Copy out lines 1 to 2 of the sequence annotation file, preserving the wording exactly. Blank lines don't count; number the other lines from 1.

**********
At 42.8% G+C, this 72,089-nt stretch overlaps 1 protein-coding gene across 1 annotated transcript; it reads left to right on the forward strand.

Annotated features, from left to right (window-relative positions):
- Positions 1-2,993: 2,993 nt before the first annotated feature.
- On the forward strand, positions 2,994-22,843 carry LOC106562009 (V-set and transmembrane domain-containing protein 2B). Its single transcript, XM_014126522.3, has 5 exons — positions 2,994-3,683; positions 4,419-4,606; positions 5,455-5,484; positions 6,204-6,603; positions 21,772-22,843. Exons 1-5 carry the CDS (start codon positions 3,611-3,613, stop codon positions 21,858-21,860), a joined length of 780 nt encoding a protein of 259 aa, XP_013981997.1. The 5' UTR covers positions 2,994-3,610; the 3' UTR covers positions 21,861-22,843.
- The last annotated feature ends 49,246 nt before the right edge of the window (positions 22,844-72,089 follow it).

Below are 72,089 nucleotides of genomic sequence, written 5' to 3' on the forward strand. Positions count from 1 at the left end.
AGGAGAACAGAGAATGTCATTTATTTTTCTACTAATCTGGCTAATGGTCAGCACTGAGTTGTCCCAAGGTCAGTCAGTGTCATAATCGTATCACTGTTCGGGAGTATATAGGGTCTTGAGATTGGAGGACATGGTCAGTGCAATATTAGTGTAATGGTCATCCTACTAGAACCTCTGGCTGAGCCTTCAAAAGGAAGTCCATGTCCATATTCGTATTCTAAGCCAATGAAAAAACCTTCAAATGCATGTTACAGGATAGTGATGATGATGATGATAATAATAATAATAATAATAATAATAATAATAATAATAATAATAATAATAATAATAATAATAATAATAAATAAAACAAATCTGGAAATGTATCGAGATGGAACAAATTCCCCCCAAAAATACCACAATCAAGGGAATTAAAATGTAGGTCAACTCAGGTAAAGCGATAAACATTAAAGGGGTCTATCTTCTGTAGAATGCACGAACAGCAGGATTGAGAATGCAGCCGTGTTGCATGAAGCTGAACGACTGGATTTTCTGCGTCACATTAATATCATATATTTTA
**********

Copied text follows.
At 42.8% G+C, this 72,089-nt stretch overlaps 1 protein-coding gene across 1 annotated transcript; it reads left to right on the forward strand.

Annotated features, from left to right (window-relative positions):